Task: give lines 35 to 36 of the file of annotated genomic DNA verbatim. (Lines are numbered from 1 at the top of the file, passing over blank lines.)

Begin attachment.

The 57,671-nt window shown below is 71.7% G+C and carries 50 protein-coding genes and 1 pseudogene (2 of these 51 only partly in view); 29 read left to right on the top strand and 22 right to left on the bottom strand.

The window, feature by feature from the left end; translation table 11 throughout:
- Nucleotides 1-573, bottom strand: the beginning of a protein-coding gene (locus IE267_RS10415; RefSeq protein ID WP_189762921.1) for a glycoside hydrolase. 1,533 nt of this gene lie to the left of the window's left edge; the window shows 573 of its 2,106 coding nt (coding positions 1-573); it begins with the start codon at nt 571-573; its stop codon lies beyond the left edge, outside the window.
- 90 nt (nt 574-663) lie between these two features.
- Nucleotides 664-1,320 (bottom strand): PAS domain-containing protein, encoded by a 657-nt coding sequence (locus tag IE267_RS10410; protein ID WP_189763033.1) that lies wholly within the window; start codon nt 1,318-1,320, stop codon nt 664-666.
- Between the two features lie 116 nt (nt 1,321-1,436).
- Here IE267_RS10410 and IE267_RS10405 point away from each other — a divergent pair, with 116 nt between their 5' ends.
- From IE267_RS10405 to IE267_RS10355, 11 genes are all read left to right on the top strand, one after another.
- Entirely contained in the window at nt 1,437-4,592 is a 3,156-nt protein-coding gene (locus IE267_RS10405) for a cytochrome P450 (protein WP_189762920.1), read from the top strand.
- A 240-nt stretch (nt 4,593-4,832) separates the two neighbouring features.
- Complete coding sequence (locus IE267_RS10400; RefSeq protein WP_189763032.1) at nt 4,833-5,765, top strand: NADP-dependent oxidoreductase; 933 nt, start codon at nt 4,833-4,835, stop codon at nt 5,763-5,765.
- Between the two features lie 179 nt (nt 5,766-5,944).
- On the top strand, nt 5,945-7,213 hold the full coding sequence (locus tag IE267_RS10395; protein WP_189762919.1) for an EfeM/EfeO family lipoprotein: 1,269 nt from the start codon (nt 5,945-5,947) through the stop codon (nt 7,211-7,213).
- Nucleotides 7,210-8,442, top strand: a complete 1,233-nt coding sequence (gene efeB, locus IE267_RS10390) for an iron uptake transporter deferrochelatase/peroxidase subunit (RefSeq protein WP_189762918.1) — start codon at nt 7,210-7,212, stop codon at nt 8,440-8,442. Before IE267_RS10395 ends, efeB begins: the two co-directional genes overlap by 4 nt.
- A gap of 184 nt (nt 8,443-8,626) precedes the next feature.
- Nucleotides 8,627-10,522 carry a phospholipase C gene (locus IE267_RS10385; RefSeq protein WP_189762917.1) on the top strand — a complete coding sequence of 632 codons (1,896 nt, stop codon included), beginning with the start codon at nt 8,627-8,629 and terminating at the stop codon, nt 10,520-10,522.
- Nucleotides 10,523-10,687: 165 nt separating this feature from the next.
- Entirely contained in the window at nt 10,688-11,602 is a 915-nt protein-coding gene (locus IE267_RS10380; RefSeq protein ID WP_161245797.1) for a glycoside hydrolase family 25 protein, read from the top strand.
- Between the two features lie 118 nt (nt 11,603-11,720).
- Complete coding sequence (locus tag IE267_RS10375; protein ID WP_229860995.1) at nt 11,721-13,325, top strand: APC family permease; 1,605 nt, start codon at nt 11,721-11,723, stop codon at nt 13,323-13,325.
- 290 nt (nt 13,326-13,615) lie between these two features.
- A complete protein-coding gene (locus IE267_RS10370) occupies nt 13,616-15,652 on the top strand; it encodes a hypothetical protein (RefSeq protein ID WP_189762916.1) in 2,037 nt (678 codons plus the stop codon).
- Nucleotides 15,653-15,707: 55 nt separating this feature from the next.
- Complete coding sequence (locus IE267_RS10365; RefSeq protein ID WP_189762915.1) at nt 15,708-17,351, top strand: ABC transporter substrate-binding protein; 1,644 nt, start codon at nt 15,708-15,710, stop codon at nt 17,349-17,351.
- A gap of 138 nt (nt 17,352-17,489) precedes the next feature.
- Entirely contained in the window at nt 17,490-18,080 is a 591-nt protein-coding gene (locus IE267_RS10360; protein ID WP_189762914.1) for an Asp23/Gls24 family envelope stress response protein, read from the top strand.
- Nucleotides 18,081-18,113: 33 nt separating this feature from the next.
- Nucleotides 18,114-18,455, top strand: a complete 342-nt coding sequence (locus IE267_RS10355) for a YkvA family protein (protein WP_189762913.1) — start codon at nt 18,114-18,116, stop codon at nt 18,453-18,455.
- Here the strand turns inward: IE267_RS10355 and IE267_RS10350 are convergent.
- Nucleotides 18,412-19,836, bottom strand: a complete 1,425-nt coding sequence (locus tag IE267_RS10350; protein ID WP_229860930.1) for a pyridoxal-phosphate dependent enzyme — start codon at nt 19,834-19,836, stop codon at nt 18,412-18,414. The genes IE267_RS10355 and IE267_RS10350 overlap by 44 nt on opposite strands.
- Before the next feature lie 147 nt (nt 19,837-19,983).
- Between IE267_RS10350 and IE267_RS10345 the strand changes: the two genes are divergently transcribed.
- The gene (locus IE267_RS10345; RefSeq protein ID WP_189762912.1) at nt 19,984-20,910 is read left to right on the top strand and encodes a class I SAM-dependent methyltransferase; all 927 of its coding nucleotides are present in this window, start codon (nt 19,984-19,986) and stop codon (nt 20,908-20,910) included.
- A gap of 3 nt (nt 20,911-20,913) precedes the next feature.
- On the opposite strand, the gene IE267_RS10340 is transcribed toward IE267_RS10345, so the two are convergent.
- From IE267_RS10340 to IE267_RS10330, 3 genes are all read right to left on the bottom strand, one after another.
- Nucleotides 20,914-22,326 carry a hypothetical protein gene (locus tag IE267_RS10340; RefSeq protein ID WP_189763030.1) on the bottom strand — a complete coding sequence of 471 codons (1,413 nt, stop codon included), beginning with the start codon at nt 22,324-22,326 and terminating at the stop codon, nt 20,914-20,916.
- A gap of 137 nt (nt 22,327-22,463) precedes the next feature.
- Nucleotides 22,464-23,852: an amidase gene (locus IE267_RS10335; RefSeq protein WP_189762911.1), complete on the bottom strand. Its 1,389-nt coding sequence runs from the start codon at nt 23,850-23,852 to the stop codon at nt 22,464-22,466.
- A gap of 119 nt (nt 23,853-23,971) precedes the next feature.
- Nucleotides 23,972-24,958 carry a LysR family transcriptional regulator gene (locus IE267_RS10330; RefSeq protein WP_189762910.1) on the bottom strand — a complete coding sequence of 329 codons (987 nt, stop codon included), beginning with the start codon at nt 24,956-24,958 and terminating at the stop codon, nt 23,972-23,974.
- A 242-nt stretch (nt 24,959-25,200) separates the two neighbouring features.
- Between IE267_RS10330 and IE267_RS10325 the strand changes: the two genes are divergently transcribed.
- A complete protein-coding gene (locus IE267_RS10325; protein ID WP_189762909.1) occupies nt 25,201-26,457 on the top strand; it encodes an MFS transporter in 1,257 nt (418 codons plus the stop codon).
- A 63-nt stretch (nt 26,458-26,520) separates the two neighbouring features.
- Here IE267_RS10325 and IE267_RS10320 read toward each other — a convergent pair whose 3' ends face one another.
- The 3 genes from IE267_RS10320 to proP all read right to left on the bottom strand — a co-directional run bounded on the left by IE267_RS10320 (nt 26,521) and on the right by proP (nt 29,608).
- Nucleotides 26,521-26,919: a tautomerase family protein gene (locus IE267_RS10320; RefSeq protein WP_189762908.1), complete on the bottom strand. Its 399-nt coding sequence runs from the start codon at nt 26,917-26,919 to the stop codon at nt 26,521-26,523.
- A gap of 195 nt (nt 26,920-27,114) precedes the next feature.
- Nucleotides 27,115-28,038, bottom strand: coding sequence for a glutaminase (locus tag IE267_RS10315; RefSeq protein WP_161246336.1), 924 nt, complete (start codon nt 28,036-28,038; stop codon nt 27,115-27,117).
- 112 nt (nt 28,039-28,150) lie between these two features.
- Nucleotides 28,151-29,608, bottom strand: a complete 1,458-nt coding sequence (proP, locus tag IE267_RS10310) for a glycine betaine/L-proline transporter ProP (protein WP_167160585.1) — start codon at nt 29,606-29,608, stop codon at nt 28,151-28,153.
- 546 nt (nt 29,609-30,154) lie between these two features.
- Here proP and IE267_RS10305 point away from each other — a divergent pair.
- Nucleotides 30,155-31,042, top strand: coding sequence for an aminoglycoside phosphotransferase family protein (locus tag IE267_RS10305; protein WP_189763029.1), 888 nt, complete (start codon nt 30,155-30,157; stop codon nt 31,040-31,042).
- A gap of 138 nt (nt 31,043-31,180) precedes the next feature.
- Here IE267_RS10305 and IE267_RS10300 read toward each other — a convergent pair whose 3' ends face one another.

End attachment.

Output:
- On the opposite strand, the gene IE267_RS10340 is transcribed toward IE267_RS10345, so the two are convergent.
- From IE267_RS10340 to IE267_RS10330, 3 genes are all read right to left on the bottom strand, one after another.